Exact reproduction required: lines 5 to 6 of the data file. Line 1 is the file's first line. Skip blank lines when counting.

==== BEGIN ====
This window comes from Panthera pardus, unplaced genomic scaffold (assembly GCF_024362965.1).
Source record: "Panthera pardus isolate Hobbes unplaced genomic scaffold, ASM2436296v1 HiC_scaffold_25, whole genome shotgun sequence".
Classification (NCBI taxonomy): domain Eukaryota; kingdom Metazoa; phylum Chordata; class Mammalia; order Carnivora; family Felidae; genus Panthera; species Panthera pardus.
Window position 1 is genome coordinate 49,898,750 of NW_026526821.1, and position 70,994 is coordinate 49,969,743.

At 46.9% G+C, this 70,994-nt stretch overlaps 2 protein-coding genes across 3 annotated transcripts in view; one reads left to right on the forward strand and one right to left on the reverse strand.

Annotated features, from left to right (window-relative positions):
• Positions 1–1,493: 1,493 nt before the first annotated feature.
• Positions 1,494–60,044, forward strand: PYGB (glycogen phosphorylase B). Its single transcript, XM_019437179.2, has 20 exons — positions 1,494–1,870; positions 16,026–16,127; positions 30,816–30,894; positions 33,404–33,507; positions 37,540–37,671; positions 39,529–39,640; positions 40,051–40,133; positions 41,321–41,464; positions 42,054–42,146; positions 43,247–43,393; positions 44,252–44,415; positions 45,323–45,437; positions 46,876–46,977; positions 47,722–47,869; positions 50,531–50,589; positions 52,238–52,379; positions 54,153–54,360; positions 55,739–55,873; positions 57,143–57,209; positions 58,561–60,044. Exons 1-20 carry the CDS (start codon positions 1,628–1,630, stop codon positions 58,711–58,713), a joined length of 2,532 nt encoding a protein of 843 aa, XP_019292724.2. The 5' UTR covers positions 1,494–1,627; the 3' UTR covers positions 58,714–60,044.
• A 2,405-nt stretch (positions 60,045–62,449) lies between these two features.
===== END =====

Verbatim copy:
At 46.9% G+C, this 70,994-nt stretch overlaps 2 protein-coding genes across 3 annotated transcripts in view; one reads left to right on the forward strand and one right to left on the reverse strand.

Annotated features, from left to right (window-relative positions):